Monthly Archives: August 2014

Is self-publishing and promotion keeping you out of the Indie market?

In past decades, writers, good and bad, have been turned away from the gates of traditional publishing.  The published author was often the one who had managed to swim through a sea of rejections and keep crashing against the seawalls until they found a way in.

Self-publishing has changed in 5 years

Nowadays, with traditional publishers fighting Amazon, and self-publishers squabbling amongst themselves, you could be led to believe that becoming self-published is easy. You just have to write the book and put it up on Amazon.

Maybe that was true of self-publishing five years ago, but successful self-publishing today is a combination of carefully planned:

  • Writing for a popular market
  • Good editing (as it still is in traditional publishing)
  • Well designed book covers that catch attention
  • A carefully crafted launch strategy
  • Continual self-promotion

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Today you have to develop a ‘presence’ on the Internet with Blogs, author websites, a regular presence on Twitter, LinkedIn, Google+, popping up with comments on other sites where writers/readers might be – like Goodreads website.

Self-publishing success = quantity

So where is the time for writing goals? Well, it seems from the blogs and books I read, authors can no longer linger over the fine details of a book until it reaches perfection. Instead they must be writing a book a month, or as writer Alex Foster in Writing a Kindle Book a Week suggests writing quantity and accepting smaller income from each publication.

Video Titled: How To Write More And Create A Daily Writing Habit

Joanna Penn, author of three thrillers, is setting her sights on a writing goal  of creating three books a year using a method suggested by authors Dean Wesley Smith and Kris Rush The video is well worth a watch and you might want to follow-up with a look at Wesley Smith’s website where he demonstrates his method by publicly revealing how many words per day he puts on paper.(http://www.deanwesleysmith.com/productivity-workshop-starting/).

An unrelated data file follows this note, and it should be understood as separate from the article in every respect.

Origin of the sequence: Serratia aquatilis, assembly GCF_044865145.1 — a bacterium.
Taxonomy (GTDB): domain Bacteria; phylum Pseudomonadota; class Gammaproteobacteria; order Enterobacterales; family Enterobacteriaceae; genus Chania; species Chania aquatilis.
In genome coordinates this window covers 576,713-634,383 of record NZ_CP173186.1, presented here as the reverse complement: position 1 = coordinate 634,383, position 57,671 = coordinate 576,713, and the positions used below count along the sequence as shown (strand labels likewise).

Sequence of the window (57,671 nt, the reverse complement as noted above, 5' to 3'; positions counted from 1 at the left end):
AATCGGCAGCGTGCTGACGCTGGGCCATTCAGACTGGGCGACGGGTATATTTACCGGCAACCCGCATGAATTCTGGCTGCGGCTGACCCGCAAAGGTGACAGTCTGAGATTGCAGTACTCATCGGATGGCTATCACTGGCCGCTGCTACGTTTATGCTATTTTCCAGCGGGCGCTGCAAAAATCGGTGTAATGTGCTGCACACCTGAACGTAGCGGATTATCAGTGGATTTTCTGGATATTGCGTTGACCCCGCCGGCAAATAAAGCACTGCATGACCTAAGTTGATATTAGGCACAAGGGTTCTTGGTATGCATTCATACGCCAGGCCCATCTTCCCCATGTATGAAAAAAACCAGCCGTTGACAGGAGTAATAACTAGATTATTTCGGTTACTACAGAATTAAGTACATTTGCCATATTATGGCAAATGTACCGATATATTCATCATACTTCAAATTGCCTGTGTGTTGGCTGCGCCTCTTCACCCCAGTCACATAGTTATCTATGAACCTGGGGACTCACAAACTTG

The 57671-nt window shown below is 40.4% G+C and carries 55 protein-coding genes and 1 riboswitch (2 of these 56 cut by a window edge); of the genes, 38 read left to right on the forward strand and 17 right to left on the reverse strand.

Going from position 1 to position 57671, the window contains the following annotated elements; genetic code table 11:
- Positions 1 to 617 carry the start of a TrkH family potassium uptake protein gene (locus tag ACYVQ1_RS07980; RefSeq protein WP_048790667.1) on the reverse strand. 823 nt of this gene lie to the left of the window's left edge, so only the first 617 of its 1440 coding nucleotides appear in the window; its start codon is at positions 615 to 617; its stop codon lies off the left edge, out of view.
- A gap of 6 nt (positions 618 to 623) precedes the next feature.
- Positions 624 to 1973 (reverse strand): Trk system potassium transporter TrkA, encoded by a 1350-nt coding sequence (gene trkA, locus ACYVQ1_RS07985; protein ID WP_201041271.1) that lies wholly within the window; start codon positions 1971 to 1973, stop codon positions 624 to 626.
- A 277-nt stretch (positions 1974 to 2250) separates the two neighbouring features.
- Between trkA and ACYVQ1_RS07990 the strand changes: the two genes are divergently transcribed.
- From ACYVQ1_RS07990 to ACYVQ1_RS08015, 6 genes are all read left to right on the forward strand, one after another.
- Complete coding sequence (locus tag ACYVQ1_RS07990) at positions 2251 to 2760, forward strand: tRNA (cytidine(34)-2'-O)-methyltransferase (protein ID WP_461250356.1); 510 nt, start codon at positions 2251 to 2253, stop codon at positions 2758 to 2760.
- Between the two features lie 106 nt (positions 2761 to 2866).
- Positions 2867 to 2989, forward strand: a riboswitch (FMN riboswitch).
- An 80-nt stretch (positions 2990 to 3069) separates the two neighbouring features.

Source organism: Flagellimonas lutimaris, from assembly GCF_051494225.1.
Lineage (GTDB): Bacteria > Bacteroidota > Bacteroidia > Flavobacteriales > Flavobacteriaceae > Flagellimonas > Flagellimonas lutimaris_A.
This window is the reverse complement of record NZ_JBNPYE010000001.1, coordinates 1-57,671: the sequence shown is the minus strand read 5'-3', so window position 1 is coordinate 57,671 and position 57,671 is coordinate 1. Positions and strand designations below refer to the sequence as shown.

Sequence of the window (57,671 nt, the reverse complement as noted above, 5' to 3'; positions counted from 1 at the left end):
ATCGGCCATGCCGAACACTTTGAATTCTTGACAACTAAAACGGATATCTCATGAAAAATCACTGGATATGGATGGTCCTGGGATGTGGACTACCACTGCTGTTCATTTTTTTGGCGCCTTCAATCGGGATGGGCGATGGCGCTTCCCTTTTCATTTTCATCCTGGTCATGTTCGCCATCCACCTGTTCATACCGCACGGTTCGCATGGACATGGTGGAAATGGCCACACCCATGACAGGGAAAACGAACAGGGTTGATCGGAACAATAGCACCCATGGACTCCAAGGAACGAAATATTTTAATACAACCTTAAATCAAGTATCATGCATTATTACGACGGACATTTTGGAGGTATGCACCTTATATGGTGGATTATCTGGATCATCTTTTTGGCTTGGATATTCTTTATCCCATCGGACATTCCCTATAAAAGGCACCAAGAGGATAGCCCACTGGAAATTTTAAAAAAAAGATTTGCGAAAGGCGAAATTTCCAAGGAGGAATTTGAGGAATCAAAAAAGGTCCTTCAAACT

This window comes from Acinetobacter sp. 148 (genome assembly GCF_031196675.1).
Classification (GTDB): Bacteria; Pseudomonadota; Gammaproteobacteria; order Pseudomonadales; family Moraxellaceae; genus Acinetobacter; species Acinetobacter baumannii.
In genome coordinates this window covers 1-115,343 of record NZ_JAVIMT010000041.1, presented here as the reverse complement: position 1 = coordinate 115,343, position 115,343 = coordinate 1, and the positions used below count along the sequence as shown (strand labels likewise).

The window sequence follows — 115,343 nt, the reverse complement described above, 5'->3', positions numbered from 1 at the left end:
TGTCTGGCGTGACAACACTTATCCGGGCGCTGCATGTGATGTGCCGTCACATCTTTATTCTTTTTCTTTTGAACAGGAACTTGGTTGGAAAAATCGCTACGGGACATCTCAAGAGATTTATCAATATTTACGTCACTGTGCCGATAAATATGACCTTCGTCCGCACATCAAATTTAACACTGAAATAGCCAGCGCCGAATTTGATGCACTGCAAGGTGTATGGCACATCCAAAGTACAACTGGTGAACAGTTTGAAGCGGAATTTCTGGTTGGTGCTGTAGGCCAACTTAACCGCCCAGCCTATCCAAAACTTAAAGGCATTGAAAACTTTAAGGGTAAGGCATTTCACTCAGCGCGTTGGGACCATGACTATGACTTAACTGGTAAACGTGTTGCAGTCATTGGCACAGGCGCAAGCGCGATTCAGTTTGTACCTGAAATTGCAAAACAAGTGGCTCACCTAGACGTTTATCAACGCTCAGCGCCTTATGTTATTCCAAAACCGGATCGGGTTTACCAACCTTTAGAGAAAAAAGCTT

Finding the magical key to self-publishing

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Get the picture?

Currently challenged as I am, with editing my completed novel, juggling life and expectations of others, plus a part-time contract, how I can achieve a greater output eludes me. The trouble for me is that there are so many blogs and books to read on the subject, I don’t have time to discover the magical key to major output AND successful self-publishing.

So hello other writers who are struggling with this plethora of ideas and options. Self-publishing isn’t easier; it’s just more possible with a lot more work.

Heather Sylvawood, (struggling) Amazon Author

Why Don’t You Google It?

By Heather Sylvawood, Amazon Author

Everyone wants to emulate the power of Google. It’s not just a search engine – it’s a language modifier. It has given birth to a new verb (to google –to search the Internet). You might be using a different search engine to browse the ‘Net but you’ll be googling, regardless.

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Googling is research at speed.  It’s also a method of linking to information that can so easily lead you down false paths. So be astute in your search. The information that you find in the first pages of Google research results are likely to be from the people who have “cracked” the Google analytic of the day and know how to push their message in front of your face.

Then, of course, there are the increasing number of paid adverts (‘sponsored’ is the euphemism).  The income has made Google founders rich. Even richer is Mark Elliot Zuckerberg (below) an American computer programmer, Internet entrepreneur, and one of five co-founders of the social networking website Facebook.

Google and Facebook give rich pickings

Like Google, Facebook is not far behind in its use as a search engine for information or connecting to people who might enjoy the same interests as you.  The information is not as easily uncovered as with Google, but each page, just like WriteGear, shares information found on the Internet, but it is already sifted for you.

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How can you use Facebook for research?

If you want to expand your research on a topic, pick and keyword and search for like pages, follow them and then read and share what is most liked on their pages. Use your Facebook persona to share your own information and links as comments and you’ll start to get links back to your Facebook page and shares.

Check out the people who “Like” or Comment on your page. They’re likely to have similar interests and you’ll pick up links from them to research topics.

And if all else fails, why not hire a researcher from Fiverr.com? Look what you can get for a … fiver?

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And there are many more willing people who earn extra income by giving value for money. So Google it, Facebook it or pay for it with a fiverr, anyway you look at it the Internet is the place where you can research anything.

By Heather Sylvawood, Amazon Author